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Thread: Protein feeds - constant or variable?

  1. #1
    Sansai
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    Protein feeds - constant or variable?

    I have a heated pond, so after a month off in January I started my low protein feed. As I increase temperature I increase to a higher protein feed. I'm quite happy with that but was interested to see that some high level Koi keepers alternate between high protein and wheatgerm feeds even at higher temperatures. Some Japanese growers even recommend low protein for all year except for sept/oct.

    I can understand that this will reduce the load on filters and improve water quality. Is that the rationale behind it? How long on and off do they use and what advantage is this for optimal (ie healthy) growth?
    thanks in advance.
    Last edited by pondlife; 03-12-2012 at 05:19 AM. Reason: wrong word

  2. #2
    Daihonmei
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    Quote Originally Posted by pondlife View Post
    I have a heated pond, so after a month off in January I started my low protein feed. As I increase temperature I increase to a higher protein feed. I'm quite happy with that but was interested to see that some high level Koi keepers alternate between high protein and wheatgerm feeds even at higher temperatures. Some Japanese growers even recommend low protein for all year except for sept/oct.

    I can understand that this will reduce the load on filters and improve water quality. Is that the rationale behind it? How long on and off do they use and what advantage is this for optimal (ie healthy) growth?
    thanks in advance.

    Good topic! And I'd have to say “which Japanese" are you referring to!
    The Japanese I know are ZNA members and the old breeders of Niigata. They taught me that koi are 'four season ' fish. The new production breeders have taught me marketing, forced growth techniques and how to understand modern koi genetics. Two very different worlds
    But if we want to know our koi-- I mean really know them as living creatures then we need not know anything more than the biological/physiological fact they are a temperate water species.
    Temperate water species does not just me that koi are found in water that happens to be in the temperate regions. It means they are evolved to certain reoccurring conditions and have been molded to those conditions in physiology, natural behavior and dietary needs.
    Often when we think of 'cold' or any extreme condition, we think of tolerating it and not much more. But if we understand the nature of a creature we begin to break away from that human reaction. For instance, I bred Siberian Huskies for many years. And it was amazing to see how they would 'come alive' when the snow came and the nights were cold. They would roll in the fresh snow and curl up and go to sleep in snow drifts. And they would 'tolerate' the hot summers as their under coat (second coat type) of fur would naturally fall of in sheets of dense downy fur.
    Koi are creatures that come from a 40,000 year old modern fish known as common carp. Koi strain or nishikigoi broke off as a unique strain some 160 years ago. And 'koi' have only known extended summers for some 90 years as they were introduced to the world and slowly moved to the southern parts of Japan were the temperate climate becomes more muted.
    And it is only 40 years that the first koi were brought inside for winter. And only 25 years that heat was actually applied as a way to make tateshita grow for better prices in the spring (bigger koi get more yen).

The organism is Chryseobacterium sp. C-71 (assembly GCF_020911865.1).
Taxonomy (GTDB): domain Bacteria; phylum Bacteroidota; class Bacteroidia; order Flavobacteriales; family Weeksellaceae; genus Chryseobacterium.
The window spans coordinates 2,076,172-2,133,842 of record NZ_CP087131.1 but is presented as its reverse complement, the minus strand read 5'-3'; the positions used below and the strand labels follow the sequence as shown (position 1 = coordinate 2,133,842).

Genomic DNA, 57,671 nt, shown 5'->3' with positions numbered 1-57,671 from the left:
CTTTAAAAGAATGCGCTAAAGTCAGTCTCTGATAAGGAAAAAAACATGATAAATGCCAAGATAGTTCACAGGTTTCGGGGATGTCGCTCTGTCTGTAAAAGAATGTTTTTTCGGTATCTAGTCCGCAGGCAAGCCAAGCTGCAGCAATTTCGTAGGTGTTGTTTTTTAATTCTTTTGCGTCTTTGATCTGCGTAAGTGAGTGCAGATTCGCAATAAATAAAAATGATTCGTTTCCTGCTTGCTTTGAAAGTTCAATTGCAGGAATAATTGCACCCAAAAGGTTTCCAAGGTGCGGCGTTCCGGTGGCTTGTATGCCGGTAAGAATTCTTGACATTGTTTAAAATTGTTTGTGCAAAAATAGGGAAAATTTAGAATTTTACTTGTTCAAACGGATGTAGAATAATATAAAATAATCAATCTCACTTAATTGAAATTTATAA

I say ALL this to say--- koi are carp and carp are 'intimate' with their surrounds. And surroundings are not limited to the water column. 'Intimate' extends to the temperature and the light. And in this setting, their entire world changes, as it has for 40,000 years, with each season. Food sources and type changes with the seasons. The koi's metabolism changes with the seasons. And the utilization of energy changes with the seasons.
    In short - YOU CAN TAKE THE KOI OUT OF THE TEMPERATE ZONE; BUT YOU CAN'T TAKE THE TEMPERATE ZONE OUT OF THE KOI! - JR

    ( to be continued)

  3. #3
    Sansai
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    "And I'd have to say “which Japanese" are you referring to!"

    Well I read it on the internet so it must be true

  4. #4
    Daihonmei
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    LOls.
    I wrote a bit of a rant on Erns excellent thread, about growth as a goal but then removed it as it was disruptive to the flow of that thread. In that rant, I was attempting to flesh out the subject of growth as a function of genetics and environment. All 'roads' lead back to the concept of the koi as a four season fish.
    In our desire for maximum growth for our koi we should really build a foundation of understanding of koi as four season fish and THEN and only then, move to adjust seasonal temperature and diet.
    As it turns out- 'eternal summer' is not a desirable thing. Extending 'summer' and reducing the time and depth of 'winter' is the goal.
    And secondly, we should not disrespect the koi's biological clock when it comes to these things as it is not just about growth. It is also about hormonal cycling and metabolic cadence. In short we can fool Mother Nature temporarily but we can't cheat her in the long run.
    To the point--- when sunlight is lower in the sky and the temperature is below 55 F, food sources for wild carp change dramatically. The plant life disappears and insects disappear. The protein source is profoundly cut yet decayed plant life and decayed proteins (denatured amino acids) become the sole diet. The overall calorie intake drops as the water cools and the fish become less able to digest and absorb food. It is a harmony of lowing momentum in the environment and in the koi's energy consumption/need.
    Ironically water quality can become much better in these conditions of high oxygen saturation and low organic decomposition.